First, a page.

SUNDAY, Apr. 1, 2007 - Paula Gamache

Sunday, April 1, 2007

Relative difficulty: High

THEME: "Fools Rush In" - the word ASS is inserted into familiar phrases to get strange phrases, which are then clued, e.g. 24A: Announcer's cry at a hound race? ("All bASSets are off!")

Today's theme had a double meaning for people solving on the NYT applet, as people "rushing" to finish quickly probably ended up feeling like "fools" when the applet would not accept their grids - no matter how perfect. I actually had to go to the NYT Forum to see if this was part of the April Fool's Day joke, and thankfully, yes, I wasn't the only one who couldn't get his grid accepted. I'm taking it on faith that the grid I have published is correct. If not, I'm more than sure that someone will correct me.

The theme answers are all clever. In addition to the one mentioned above, they are:

  • 4D: Debutante ball? (society pASSage)
  • 38A: What priests on a space mission wear? (shuttle cASSocks)
  • 66A: Mouthing off to police officers? (sASSing the blues)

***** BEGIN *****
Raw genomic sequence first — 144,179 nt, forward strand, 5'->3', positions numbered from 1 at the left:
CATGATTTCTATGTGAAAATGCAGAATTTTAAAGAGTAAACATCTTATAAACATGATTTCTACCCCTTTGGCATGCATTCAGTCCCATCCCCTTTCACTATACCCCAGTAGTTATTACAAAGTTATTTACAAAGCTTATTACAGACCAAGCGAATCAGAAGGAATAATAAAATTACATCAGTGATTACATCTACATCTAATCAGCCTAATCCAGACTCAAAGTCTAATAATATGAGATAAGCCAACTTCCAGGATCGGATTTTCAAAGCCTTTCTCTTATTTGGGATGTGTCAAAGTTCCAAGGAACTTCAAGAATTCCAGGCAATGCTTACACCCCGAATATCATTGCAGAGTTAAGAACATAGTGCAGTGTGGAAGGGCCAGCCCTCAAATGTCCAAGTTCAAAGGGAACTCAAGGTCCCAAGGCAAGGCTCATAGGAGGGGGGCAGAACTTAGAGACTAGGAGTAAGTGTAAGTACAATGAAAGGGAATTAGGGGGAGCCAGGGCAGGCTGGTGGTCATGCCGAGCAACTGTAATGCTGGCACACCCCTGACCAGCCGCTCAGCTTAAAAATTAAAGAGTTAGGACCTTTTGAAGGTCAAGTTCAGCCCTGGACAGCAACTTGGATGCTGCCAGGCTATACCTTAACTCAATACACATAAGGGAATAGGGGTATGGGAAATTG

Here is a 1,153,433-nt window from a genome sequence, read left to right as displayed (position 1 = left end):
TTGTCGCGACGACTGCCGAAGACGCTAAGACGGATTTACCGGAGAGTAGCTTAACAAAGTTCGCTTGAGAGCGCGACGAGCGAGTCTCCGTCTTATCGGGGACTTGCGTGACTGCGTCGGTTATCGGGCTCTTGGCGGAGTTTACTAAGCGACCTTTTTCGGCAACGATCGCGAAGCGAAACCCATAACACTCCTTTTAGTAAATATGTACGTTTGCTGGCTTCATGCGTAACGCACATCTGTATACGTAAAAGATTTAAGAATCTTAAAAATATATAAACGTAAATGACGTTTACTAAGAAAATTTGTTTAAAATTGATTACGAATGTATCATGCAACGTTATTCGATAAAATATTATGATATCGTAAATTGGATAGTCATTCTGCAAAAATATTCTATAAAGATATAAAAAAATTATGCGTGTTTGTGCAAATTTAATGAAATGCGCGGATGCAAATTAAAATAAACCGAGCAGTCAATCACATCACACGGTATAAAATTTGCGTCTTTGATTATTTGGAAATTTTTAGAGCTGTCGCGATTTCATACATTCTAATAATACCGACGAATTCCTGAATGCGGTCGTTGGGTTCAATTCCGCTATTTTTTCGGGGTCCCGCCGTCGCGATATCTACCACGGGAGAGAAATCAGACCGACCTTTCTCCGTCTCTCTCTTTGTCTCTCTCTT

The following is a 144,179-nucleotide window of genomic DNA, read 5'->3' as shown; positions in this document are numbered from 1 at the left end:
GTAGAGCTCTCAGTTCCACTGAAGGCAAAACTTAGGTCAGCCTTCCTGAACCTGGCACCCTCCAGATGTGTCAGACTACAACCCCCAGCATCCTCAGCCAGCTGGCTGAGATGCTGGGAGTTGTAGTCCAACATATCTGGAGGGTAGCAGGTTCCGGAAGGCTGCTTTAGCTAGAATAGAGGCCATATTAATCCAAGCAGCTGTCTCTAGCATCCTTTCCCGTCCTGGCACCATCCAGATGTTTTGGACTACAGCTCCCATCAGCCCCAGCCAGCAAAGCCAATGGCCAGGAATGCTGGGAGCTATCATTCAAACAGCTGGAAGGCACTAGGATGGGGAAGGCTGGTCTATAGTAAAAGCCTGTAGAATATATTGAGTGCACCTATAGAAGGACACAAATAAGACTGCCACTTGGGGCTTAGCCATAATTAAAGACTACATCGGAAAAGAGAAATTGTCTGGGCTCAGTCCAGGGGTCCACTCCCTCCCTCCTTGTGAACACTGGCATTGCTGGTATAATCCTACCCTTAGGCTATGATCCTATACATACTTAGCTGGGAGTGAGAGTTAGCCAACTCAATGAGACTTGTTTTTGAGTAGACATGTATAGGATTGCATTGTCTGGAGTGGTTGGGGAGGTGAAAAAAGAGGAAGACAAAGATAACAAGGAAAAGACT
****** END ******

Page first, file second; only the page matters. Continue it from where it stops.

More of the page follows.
• 53D: Backdrop for carolers? (WASSailing Wall) - words can't express how much I hate the word "wassail" (not a fault of the puzzle, just ... a word that rubs me the wrong way)
  • 94A: TV dog with its muzzle removed? (bare-faced LASSie) - my favorite of them all
  • 112A: Marshes with libraries and opera houses? (cultural morASSes) - my least favorite, as the original phrase seems kinda weak
This puzzle was rough for a Sunday puzzle. I had major trouble with the entire greater NE area for many minutes - I hacked at it and then abandoned it several times before finally getting it to fall. There are two apparent plurals that don't end in "S," one of which is a Latin feminine plural - 22A: Ones undergoing transformation (pupae) - and the other of which is an acronym I have Never Seen in My Life - 16D: Grp. with lodges (BPOE) (The Benevolent and Protective Order of Elks: stupid me had the dumbed down version, ELKS, in there, of course). Throw in some Whitman, whom I've never read - 30A: "_____ Thou Now, O Soul" (Walt Whitman poem) ("Darest") - and a fabric term I couldn't quite get straight - 18D: Horizontal thread in a fabric (weft) (I had "wale" and "waft" at various points) - and you have a recipe for slowness. UP BOW (14A: Instruction to a violinist) also came very slowly to me (no snide comments from the viola gallery, please). And yet AD ASTRA (26D: Start of a Kansas motto) was a gimme. My brain is deeply weird at times.